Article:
and has been developed as a tool to investigate the integrity of brain tissues such as white matter tracts8 and to uncover discrete axonal injury”

Journal of Neurology, Neurosurgery & Psychiatry - "Diffusion tensor imaging studies of mild traumatic brain injury: a meta-analysis"


1. “Mild traumatic brain injury is one of the most controversial neurologic injuries, as there is no obvious biological marker. Diffusion tensor imaging has been considered as a potential biomarker in mTBI patient with other normal neuro-imaging, as it can detect white matter micro-structure changes.”
2. “The results provide strong evidence that DTI can detect microstructureal damage in the white matter of mTBI patients…”

Neuropsychology Review - "MR Diffusion Tensor Imaging: A Window into White Matter Integrity of the Working Brain"


1. “DTI permits the interrogation of the brain’s microstructure, allowing for a more refined characterization of white matter and the complex network of nerve fibers connecting different brain areas.”
2. “Whereas conventional MRI has failed to correctly estimate the extent of damage following head injury, DTI provided information regarding injury severity as well as markers predictive of outcome and may therefore serve as a potential biomarker of recovery (Mayer et al. 2010).”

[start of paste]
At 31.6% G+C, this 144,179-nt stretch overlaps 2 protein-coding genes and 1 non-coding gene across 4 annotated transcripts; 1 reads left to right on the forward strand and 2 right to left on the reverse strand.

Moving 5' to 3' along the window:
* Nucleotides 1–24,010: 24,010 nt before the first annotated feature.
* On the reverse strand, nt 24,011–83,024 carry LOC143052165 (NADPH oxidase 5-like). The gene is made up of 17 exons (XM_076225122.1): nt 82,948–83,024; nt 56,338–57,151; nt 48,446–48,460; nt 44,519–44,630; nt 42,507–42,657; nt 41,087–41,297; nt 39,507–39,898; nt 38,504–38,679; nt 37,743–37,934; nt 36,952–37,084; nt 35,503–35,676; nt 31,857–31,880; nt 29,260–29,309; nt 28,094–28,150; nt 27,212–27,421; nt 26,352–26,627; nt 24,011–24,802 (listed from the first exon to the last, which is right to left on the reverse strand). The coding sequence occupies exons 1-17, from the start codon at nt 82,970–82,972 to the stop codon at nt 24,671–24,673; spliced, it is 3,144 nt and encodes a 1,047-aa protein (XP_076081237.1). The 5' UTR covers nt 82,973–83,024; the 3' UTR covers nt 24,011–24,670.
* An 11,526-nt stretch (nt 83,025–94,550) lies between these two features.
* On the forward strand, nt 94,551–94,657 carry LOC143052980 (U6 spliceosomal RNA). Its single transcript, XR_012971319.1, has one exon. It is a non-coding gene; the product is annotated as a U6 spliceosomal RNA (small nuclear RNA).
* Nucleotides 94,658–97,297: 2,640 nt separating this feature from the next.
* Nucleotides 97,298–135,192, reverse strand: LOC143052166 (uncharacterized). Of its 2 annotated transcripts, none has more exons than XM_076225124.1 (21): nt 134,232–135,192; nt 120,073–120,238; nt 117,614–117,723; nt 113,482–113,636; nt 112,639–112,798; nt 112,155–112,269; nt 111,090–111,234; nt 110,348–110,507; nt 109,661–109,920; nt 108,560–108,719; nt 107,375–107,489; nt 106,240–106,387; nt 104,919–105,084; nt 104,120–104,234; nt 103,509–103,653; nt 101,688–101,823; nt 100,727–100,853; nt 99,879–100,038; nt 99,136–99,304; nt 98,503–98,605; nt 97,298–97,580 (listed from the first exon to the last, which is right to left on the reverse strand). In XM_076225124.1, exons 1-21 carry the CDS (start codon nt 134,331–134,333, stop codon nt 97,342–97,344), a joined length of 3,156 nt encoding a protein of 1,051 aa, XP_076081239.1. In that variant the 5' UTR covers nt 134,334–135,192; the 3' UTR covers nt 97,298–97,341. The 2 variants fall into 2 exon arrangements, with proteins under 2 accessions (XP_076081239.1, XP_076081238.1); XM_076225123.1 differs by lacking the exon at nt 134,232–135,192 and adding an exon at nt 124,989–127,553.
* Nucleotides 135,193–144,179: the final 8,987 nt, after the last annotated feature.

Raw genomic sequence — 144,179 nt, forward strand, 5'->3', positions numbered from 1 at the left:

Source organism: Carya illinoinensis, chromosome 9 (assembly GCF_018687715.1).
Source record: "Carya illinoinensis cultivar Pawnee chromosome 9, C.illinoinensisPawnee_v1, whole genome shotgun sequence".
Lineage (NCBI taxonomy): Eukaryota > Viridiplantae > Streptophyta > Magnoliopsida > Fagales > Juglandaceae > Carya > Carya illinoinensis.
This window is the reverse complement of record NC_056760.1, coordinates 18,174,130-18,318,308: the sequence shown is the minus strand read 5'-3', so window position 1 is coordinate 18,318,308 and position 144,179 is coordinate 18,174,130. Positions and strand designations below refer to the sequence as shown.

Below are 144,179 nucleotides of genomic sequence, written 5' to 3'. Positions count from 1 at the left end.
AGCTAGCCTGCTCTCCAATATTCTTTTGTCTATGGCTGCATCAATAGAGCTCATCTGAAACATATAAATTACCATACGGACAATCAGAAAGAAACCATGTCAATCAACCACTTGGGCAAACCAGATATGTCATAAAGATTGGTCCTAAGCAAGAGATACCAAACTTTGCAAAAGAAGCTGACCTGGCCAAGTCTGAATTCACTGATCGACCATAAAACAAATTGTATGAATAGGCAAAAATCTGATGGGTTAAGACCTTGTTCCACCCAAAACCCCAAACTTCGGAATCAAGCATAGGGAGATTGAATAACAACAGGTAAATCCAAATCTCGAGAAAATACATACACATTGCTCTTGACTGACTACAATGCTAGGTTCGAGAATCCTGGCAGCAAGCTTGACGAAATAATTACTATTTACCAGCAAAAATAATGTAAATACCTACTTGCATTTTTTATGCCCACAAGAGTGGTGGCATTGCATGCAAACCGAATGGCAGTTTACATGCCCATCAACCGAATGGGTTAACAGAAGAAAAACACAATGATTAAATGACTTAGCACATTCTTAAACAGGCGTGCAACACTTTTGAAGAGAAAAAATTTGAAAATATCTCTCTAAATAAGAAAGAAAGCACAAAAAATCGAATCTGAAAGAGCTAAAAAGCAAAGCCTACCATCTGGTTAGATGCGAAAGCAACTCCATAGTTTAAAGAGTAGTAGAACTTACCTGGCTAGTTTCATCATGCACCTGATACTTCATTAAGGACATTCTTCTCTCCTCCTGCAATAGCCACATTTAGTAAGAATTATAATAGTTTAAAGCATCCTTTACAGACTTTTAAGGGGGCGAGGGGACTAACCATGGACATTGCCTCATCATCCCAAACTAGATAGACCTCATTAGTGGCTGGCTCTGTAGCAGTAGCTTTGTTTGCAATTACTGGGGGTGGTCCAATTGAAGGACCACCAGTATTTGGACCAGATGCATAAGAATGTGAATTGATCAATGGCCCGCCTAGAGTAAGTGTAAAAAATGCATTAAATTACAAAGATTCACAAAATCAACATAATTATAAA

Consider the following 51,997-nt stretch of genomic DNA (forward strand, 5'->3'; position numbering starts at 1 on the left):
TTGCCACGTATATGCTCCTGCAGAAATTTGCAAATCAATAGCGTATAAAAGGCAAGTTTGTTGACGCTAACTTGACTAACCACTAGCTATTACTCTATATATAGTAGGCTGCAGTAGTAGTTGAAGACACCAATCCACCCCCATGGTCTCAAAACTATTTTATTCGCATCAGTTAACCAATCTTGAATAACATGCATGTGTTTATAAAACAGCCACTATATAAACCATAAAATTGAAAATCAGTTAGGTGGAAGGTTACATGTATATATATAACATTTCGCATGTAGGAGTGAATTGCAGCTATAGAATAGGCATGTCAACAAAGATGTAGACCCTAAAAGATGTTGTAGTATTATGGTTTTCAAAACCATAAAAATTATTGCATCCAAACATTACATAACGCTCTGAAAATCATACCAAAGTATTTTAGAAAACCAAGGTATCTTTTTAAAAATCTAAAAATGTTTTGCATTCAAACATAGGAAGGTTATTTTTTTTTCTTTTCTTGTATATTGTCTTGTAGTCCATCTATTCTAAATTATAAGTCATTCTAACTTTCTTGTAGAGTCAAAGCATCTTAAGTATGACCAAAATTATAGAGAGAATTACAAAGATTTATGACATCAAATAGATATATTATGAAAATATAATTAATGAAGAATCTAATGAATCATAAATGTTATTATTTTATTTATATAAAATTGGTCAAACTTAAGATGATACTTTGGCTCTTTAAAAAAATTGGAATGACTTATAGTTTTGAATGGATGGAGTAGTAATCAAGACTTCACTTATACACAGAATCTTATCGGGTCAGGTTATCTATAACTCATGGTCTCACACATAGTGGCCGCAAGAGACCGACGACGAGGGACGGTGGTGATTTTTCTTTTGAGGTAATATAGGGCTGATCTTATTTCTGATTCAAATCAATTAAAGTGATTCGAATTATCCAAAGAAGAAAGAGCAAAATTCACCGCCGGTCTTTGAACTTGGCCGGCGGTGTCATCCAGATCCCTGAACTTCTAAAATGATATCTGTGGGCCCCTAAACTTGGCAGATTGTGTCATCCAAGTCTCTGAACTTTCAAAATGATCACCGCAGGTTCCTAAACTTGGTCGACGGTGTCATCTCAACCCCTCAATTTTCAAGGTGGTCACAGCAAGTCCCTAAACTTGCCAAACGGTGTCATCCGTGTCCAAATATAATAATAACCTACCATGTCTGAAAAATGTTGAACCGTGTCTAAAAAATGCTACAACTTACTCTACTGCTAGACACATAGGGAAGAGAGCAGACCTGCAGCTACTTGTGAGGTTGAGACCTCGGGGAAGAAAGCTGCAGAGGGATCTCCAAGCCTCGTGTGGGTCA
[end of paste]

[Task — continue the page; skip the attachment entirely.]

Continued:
3. “In a recent study, whole-brain analysis of head injury survivors at least 6 months after the injury revealed significant bilateral decreases in anisotropy in the major of white matter bundles evaluated and increases in diffusivity in most of the cortex, likely reflecting secondary damage. In the same cohort, impairment of learning and memory correlated with diffusivity in the left posterior cingulate, left hippocampal formation, and left temporal, frontal, and occipital cortices (Salmond et al. 2006).
4. “Even in children, DTI has proved sensitive to white matter injury at 3 months following moderate to severe head injury, even in brain regions appearing normal on conventional MRI. Thus, DTI measures, especially those derived from fiber tracking analysis, can be good markers of outcome as they were related, in the same patients, to global outcome and cognitive processing speed (Levin et al. 2008).”

Neurotherapeutics - "Diffusion Tensor Imaging of the Brain"


“…the applications of DTI are rapidly increasing because the technique is highly sensitive to changes at the cellular and microstructural level.”

Journal of Neuroscience - "Diffusion Tensor Imaging Reliably Detects Experimental Traumatic Axonal Injury and Indicates Approximate Time of Injury"